By Fiachra Ó Cionnaith, Political Correspondent
Labour leader Brendan Howlin has warned there "can't be a separate rule for Gerry Adams" after growing calls were made for the Sinn Féin leader to provide full information to gardaí on the 1983 murder of prison officer Brian Stack.
Speaking to reporters after Mr Stack's son, Austin, interrupted a Sinn Féin Brexit press conference to accuse Mr Adams of withholding information on the murder, Mr Howlin said if Sinn Féin wants to be a credible party it must comply with legal norms.
While stopping short of saying Mr Adams' position as a TD and party leader is untenable if he refuses to provide further details to gardai, Mr Howlin said until this takes place Sinn Féin will be "apart from the rest".
And in a clear warning to his opposition rival, he added that there "can't be a separate rule for Gerry Adams" when it comes to knowledge of murders during the Troubles.
"The statement made by Gerry Adams yesterday in the Dáil was no surprise to anybody.
"Faced with the grim realities of his own past he often blows smoke, in fact tries to make himself a victim.
"It's crystal clear to all of us who met the Stack family, who are trying to get truth for that family, that Gerry Adams certainly knows the identity of the IRA commander that he tasked in investigating the facts surrounding the murder of Brian Stack and he should give that identity to an garda siochana.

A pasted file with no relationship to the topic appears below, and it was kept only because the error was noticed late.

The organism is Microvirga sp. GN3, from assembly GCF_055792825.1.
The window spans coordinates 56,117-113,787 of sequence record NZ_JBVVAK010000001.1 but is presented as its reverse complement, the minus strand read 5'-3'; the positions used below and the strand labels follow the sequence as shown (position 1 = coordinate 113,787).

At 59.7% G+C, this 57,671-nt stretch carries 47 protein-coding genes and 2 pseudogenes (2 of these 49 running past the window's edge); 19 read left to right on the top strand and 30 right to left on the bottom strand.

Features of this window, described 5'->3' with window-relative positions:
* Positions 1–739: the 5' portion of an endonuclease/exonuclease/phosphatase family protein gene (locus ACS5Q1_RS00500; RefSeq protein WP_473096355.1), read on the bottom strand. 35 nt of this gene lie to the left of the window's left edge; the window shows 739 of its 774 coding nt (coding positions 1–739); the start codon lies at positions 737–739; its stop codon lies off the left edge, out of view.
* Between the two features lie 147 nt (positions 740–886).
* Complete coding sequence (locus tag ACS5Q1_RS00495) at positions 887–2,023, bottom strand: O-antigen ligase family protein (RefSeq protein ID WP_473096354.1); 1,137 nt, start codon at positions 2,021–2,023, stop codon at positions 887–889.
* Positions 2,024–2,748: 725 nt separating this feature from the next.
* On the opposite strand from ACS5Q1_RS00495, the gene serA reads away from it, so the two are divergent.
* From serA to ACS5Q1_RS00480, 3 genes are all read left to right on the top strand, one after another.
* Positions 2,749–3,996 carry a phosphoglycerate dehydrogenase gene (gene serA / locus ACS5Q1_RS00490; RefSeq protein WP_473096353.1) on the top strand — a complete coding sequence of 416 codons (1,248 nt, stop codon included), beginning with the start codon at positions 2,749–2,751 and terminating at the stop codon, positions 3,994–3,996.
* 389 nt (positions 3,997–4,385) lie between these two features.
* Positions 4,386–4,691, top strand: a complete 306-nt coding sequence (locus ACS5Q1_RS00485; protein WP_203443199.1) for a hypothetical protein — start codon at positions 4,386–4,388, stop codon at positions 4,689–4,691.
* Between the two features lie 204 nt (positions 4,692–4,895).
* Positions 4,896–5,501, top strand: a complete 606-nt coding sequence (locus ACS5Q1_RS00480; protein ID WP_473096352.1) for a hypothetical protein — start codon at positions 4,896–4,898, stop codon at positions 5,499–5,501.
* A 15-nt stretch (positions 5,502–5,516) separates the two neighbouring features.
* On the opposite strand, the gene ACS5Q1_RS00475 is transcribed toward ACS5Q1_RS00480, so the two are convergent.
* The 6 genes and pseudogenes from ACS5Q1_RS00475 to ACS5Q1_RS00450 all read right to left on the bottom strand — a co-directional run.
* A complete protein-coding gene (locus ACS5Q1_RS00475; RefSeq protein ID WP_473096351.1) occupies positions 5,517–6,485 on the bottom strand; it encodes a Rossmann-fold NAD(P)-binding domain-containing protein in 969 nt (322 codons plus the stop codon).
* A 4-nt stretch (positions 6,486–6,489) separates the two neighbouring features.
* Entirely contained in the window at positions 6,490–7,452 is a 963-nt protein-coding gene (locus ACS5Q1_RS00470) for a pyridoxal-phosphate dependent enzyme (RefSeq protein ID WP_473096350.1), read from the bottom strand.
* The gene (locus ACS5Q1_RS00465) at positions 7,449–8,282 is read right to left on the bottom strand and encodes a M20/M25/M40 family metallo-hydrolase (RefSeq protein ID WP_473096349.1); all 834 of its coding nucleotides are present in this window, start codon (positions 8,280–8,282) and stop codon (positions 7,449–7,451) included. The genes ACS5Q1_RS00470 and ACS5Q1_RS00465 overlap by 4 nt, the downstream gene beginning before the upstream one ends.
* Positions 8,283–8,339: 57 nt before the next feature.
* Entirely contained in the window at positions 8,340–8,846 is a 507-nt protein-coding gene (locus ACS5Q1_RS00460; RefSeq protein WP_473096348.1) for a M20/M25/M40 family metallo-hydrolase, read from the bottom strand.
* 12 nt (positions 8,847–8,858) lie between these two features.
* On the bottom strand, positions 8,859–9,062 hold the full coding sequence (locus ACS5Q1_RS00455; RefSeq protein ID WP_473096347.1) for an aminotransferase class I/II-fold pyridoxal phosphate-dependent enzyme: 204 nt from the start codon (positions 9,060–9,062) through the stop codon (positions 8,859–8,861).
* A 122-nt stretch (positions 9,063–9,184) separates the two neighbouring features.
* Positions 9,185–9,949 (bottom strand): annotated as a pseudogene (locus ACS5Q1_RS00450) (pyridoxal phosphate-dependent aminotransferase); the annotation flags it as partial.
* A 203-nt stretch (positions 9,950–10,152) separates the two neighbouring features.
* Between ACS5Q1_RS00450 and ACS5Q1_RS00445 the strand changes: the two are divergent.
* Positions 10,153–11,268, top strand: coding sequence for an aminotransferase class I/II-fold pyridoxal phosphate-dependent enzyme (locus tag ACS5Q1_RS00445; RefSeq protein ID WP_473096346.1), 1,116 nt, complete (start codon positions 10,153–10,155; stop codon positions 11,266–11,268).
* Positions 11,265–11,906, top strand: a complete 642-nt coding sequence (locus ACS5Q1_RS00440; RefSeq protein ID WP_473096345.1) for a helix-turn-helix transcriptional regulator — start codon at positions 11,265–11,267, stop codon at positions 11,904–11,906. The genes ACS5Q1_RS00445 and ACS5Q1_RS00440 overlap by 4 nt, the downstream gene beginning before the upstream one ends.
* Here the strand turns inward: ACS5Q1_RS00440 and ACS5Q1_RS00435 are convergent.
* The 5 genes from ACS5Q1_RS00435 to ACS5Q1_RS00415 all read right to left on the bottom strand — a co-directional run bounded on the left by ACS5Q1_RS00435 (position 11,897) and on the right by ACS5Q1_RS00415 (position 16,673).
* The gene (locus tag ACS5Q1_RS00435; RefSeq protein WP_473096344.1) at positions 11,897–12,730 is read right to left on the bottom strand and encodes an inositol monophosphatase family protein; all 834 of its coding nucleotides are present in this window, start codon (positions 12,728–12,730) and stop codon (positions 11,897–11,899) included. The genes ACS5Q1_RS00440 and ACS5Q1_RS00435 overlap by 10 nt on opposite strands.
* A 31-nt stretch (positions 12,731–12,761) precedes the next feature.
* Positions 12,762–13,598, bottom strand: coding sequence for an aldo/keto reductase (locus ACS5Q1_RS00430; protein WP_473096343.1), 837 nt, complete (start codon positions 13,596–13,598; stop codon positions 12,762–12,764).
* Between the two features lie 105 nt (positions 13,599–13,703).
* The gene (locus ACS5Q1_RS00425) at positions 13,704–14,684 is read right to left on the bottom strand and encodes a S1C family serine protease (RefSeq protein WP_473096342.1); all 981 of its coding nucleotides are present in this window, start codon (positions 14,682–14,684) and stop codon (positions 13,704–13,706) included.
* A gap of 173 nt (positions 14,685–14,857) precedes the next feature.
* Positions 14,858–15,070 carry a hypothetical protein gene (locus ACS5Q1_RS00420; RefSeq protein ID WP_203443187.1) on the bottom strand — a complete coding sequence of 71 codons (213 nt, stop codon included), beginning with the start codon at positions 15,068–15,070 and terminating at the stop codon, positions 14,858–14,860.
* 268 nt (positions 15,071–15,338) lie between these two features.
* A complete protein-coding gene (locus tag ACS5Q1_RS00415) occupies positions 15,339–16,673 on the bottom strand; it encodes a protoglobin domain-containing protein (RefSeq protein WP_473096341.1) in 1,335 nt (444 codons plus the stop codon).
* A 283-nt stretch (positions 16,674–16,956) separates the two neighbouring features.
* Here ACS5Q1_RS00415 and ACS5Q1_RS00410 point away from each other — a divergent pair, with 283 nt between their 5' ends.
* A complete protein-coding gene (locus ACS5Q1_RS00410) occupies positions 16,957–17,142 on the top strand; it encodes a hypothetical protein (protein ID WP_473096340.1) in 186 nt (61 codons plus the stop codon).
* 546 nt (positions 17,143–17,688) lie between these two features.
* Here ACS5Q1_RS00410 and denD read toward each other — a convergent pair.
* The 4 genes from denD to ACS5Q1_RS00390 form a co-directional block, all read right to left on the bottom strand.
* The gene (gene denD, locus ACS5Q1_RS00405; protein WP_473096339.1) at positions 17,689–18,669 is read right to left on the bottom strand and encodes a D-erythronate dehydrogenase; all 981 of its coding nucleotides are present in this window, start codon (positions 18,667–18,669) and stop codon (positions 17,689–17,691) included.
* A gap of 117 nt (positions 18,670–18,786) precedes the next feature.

"Those of us who have met with the Stack family believe them. They are entitled to know the truth.
I believe he knows the identity of the murderer, and I think he should bring that identity to An Garda Síochána in addition to all he knows.
"This notion now that somehow this makes the peace process more vulnerable to tell the truth, when he demands the truth from so many other people, is unacceptable and simply unsustainable.
"There can't be a separate rule for Gerry Adams," he said.
Mr Howlin said while Labour remains committed to co-operating with "any progressive parties", the reality is "you cannot be a slightly constitutional party" and that Sinn Féin must now "embrace the parliamentary process and the responsibilities" they have when it comes to transparency in a democracy.
Asked if this means Mr Adams' position as a TD and leader is untenable, Mr Howlin said Sinn Féin needs to "make up their minds" on where the party's future lies.
"If Sinn Féin want to fully embrace the parliamentary process they have to have the same responsibilities as any other leader of a party.
"Can you imagine any other party leader standing up in the Dáil yesterday with information on the murderer of a servant of this state and not being required to give full frank and complete information?
"Sinn Féin will have to make up their minds on whether they want to embrace the parliamentary system and all the responsibilities that go with it.
"They're certainly not providing full information…It is my belief that Gerry Adams certainly knows the identity of the murderer of Brian Stack and he should bring that to the attention of An Garda Síochána immediately, and until such time as the norms of parliamentary activity, the norms of conduct apply to Sinn Féin they will be apart from the rest," the Labour leader said.